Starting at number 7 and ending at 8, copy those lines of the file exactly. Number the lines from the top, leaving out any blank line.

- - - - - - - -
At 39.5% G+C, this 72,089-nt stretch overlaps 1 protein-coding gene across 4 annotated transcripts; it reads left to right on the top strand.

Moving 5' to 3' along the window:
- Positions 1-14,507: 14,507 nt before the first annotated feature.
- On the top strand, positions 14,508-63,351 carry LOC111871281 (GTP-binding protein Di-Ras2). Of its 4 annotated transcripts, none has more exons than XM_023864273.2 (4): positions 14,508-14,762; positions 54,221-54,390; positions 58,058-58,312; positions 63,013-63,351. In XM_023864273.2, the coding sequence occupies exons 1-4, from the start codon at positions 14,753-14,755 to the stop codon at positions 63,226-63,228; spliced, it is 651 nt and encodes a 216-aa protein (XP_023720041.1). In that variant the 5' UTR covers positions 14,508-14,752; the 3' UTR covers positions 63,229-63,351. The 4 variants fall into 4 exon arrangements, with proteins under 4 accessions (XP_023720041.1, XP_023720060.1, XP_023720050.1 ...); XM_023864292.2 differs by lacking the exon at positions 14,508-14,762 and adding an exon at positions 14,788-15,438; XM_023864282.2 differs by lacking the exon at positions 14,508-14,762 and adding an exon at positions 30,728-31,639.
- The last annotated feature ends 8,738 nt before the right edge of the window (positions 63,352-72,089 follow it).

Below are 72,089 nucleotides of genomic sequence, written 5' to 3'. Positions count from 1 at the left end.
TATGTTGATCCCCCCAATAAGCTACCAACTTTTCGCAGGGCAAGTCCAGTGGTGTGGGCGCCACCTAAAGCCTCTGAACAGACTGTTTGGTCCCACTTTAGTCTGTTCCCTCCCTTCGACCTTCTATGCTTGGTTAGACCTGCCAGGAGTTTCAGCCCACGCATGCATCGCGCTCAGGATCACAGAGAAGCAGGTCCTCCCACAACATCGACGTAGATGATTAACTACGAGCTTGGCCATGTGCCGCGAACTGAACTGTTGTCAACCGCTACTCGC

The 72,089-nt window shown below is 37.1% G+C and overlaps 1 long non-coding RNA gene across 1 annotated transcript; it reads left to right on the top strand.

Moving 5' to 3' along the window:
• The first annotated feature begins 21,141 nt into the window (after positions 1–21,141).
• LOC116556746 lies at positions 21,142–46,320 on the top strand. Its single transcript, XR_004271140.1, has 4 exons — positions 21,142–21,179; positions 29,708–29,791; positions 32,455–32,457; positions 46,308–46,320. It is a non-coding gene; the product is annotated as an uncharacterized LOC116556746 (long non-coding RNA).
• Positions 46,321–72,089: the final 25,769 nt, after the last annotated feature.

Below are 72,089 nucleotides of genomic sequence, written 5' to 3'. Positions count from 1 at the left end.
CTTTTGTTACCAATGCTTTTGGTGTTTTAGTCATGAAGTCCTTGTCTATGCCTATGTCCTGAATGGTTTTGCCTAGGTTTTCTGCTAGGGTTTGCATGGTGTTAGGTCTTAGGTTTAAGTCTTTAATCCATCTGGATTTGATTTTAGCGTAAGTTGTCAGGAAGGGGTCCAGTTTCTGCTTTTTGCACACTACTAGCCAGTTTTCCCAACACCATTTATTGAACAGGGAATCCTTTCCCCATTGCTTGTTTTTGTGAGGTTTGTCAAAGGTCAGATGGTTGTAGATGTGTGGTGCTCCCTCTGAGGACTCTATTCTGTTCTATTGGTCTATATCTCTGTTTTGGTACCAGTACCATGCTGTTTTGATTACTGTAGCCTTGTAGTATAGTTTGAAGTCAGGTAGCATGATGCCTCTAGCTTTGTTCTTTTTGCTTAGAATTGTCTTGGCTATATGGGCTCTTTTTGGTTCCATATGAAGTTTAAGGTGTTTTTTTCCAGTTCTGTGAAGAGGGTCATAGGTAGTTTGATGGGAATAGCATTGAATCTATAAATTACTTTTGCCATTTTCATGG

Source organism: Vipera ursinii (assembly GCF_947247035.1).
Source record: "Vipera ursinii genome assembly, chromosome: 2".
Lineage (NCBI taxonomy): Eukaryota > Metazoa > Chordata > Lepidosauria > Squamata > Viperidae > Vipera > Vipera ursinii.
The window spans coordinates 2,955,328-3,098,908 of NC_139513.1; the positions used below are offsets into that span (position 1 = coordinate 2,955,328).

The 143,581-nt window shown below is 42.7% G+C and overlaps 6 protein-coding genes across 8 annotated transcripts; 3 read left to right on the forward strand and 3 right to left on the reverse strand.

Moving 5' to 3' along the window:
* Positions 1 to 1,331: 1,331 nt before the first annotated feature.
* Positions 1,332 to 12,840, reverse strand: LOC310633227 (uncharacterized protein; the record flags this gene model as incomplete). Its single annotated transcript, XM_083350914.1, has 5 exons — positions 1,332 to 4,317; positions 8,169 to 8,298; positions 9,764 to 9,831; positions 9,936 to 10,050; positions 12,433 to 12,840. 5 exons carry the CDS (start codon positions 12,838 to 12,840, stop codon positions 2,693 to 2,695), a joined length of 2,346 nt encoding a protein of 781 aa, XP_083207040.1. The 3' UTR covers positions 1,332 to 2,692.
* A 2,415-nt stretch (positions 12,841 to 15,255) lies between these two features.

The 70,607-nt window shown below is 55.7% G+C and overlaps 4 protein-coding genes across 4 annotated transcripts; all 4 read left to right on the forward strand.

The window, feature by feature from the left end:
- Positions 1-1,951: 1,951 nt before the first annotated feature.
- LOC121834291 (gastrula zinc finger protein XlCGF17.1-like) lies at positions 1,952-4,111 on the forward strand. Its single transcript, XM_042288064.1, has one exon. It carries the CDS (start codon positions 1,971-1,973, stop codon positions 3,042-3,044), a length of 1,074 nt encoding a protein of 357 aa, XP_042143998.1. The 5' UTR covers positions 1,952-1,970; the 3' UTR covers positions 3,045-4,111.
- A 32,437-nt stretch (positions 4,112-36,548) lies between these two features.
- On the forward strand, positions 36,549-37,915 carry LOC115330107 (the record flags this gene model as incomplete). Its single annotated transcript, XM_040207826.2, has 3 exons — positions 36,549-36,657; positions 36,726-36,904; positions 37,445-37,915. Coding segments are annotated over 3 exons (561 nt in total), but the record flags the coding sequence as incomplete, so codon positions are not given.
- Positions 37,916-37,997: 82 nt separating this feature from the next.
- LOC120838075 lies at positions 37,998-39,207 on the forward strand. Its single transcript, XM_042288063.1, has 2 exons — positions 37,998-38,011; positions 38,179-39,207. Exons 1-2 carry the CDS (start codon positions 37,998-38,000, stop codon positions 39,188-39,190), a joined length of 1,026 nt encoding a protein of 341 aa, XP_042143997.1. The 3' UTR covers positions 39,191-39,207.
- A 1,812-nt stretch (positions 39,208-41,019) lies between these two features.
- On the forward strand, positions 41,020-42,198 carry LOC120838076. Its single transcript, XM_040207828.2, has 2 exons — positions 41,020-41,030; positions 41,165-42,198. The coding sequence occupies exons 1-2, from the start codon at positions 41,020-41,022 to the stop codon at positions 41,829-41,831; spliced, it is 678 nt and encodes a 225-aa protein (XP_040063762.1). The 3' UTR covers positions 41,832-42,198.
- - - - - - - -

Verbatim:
TATGTTGATCCCCCCAATAAGCTACCAACTTTTCGCAGGGCAAGTCCAGTGGTGTGGGCGCCACCTAAAGCCTCTGAACAGACTGTTTGGTCCCACTTTAGTCTGTTCCCTCCCTTCGACCTTCTATGCTTGGTTAGACCTGCCAGGAGTTTCAGCCCACGCATGCATCGCGCTCAGGATCACAGAGAAGCAGGTCCTCCCACAACATCGACGTAGATGATTAACTACGAGCTTGGCCATGTGCCGCGAACTGAACTGTTGTCAACCGCTACTCGC

The 72,089-nt window shown below is 37.1% G+C and overlaps 1 long non-coding RNA gene across 1 annotated transcript; it reads left to right on the top strand.